Two circuit courts of appeals have dealt with Ten Commandments monuments that were located or that were to be located on the grounds of state capitols. Adland v. Russ, 307 F.3d 471 (6th Cir.2002); Ind. Civil Liberties Union v. O'Bannon, 259 F.3d 766 (7th Cir.2001). In both cases, the monuments were “prominently located” at “the heart of state government” and displayed the text of the Ten Commandments in “large lettering.” Adland, 307 F.3d at 486; see also Ind. Civil Liberties Union, 259 F.3d at 772-73. Although the monument in Adland also contained text from other sources of secular law, the Ten Commandments “occup[ied] the bulk of the surface area and accordingly plainly dominate[d] the monument.” Adland, 307 F.3d at 486; see also Ind. Civil Liberties Union, 259 F.3d at 772-73 (affirming the grant of a preliminary injunction against constructing the monument because the monument was large and the lettering for the Commandments was larger than the lettering for the Bill of Rights). The Adland court found that a reasonable observer would infer religious endorsement, because the “Ten Commandments monument physically dominate[d] the ‘historical and cultural display’ in the Capitol garden area” and its “sheer dimensions ․ dwarf[ed] all the other memorials” in the area.
All of these cases found the use of the religious symbols to be unconstitutional, and all but the Stone opinion specifically analyzed the effect that the symbols would have on a reasonable observer. All of the cases involved displays that were large or “in your face” and occupied a place of prominence or special honor, often dominating the other objects surrounding them.13 In contrast, the pictograph of the tablets and sword is at most only one inch in diameter and is not the focal point of any governmental display in an important public building. Consequently, the Seal's size and placement make it less likely that a reasonable observer would believe that the government intended to send a message of religious endorsement.14
When assessing the effect that a governmental practice would have on a reasonable observer, we recognize that it would be improper to rely solely on any single factor. The fact that a symbol is small or inconspicuous, alone, is not dispositive. The caselaw shows that exclusively religious symbols, such as a cross, will almost always render a governmental seal unconstitutional, no matter how small the religious symbol is. See, e.g., Robinson v. City of Edmond, 68 F.3d 1226 (10th Cir.1995); Harris v. City of Zion, Lake County, Ill., 927 F.2d 1401 (7th Cir.1991); Friedman, 781 F.2d at 777. Size and placement are, however, factors to consider in the overall effect-prong analysis.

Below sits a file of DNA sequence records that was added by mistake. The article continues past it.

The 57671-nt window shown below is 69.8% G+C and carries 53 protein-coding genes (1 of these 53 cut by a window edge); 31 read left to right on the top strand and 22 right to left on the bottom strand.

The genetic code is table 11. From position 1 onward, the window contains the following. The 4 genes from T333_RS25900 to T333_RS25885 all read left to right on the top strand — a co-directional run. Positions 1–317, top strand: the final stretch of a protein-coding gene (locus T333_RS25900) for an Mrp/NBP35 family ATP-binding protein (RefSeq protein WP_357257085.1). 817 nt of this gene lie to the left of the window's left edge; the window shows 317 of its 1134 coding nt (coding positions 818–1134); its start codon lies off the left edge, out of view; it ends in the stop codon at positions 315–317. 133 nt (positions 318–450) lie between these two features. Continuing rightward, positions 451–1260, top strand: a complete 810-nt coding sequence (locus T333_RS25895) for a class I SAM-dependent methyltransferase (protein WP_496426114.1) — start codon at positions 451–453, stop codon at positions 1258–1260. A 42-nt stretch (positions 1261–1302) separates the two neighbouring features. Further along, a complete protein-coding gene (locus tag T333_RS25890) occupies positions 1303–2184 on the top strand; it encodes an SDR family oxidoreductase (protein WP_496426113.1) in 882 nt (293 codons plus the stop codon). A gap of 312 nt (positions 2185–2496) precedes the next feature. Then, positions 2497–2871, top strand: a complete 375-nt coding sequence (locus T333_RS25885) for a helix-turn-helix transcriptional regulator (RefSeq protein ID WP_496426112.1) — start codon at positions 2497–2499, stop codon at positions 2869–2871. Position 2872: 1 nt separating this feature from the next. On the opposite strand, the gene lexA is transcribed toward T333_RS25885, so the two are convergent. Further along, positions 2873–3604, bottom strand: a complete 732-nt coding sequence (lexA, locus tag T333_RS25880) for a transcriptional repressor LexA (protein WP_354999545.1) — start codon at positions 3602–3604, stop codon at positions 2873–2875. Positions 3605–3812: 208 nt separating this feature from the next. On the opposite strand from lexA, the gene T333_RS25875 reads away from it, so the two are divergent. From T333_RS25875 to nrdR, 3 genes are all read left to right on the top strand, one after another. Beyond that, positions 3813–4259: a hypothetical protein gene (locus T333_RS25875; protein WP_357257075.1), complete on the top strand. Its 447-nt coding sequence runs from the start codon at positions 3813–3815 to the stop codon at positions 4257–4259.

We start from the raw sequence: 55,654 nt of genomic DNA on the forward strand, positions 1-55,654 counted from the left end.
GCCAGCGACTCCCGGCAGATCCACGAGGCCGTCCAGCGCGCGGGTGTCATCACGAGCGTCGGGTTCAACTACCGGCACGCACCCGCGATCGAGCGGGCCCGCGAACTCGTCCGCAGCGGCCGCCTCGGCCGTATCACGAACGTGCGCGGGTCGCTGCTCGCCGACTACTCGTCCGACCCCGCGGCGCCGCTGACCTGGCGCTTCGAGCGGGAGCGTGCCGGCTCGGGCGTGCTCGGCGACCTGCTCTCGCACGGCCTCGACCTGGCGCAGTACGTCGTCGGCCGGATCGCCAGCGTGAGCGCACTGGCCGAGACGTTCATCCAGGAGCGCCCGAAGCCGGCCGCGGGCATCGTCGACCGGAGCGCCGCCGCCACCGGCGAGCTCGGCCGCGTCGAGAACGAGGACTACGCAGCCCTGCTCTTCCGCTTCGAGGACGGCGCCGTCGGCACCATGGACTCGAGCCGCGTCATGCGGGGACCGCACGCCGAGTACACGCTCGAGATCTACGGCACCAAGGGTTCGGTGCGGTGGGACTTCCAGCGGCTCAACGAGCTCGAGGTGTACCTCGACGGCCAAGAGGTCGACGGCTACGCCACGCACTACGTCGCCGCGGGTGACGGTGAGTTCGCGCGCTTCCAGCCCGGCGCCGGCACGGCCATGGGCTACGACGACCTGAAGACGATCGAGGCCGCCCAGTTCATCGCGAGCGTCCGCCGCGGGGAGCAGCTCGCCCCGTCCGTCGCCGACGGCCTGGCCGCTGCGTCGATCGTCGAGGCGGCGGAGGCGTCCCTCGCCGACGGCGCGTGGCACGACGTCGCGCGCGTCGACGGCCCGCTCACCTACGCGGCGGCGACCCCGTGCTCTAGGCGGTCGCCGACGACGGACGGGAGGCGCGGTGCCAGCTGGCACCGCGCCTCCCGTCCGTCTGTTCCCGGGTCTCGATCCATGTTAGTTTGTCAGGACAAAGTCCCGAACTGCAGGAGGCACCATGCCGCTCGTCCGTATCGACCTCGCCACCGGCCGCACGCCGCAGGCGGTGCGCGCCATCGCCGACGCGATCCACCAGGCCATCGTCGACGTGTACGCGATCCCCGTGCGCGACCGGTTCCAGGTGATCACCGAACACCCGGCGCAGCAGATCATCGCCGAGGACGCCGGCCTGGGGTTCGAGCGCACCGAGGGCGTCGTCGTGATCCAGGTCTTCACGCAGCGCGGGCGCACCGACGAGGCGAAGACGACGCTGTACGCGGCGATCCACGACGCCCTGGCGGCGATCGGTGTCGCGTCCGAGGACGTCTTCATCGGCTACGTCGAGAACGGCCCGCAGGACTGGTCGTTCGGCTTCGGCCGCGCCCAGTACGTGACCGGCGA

d. Fact that Seal Does Not Contain the Ten Commandments' Text
Finally, unlike the depiction of the Ten Commandments in the Stone case, the text of the Commandments does not appear on the Seal. This distinction is material under the effect test. Because the words “Lord thy God” and the purely religious mandates (commandments one through four) do not appear on the Seal, a reasonable observer is less likely to focus on the religious aspects of the Ten Commandments. Unlike the textual posting in Stone, the Seal does not “induce [observers] to read, meditate upon, perhaps to venerate and obey, the Commandments.” Stone, 449 U.S. at 42, 101 S.Ct. 192. The fact that the Seal does not show the Commandments' text distinguishes this case from the monuments held to be unconstitutional in Adland v. Russ, 307 F.3d 471 (6th Cir.2002), and Indiana Civil Liberties Union v. O'Bannon, 259 F.3d 766 (7th Cir.2001), where the text appeared in large lettering. Instead, the use of Roman numerals rather than text on the tablets-together with the other factors already discussed-allows a reasonable observer to infer that the government is using the Ten Commandments to symbolize the force of law.
Although none of the above factors, standing alone, would be sufficient to satisfy the effect test, in this case the combination of these four factors favors Appellees' position. Furthermore, we note that the Seal has been in use for at least 130 years, a fact that arguably supports Appellees under the effect test.15 Like all holdings interpreting the Establishment Clause, our holding applies only to the particular facts of this case. See Lynch, 465 U.S. at 678-79, 104 S.Ct. 1355. Just as there is no per se rule that a crèche is constitutional when placed in a display celebrating the holiday season, compare id. at 685, 104 S.Ct. 1355, with Allegheny County, 492 U.S. at 601-02, 109 S.Ct. 3086, there is no per se rule that the use of the Ten Commandments will be constitutional when used in the context of the legal system.
Because the use of the Seal does not have the purpose or primary effect of endorsing religion, we AFFIRM the District Court.
I concur in today's judgment of the Court. I agree that the pertinent seal does not violate the Establishment Clause. I write separately because I am uncomfortable with the characterization and the manner of application of some of the precedents discussed as the Court explains its decision. I, however, readily agree that no precedent comes close to compelling the conclusion that Defendants violate the Federal Constitution by use of the seal.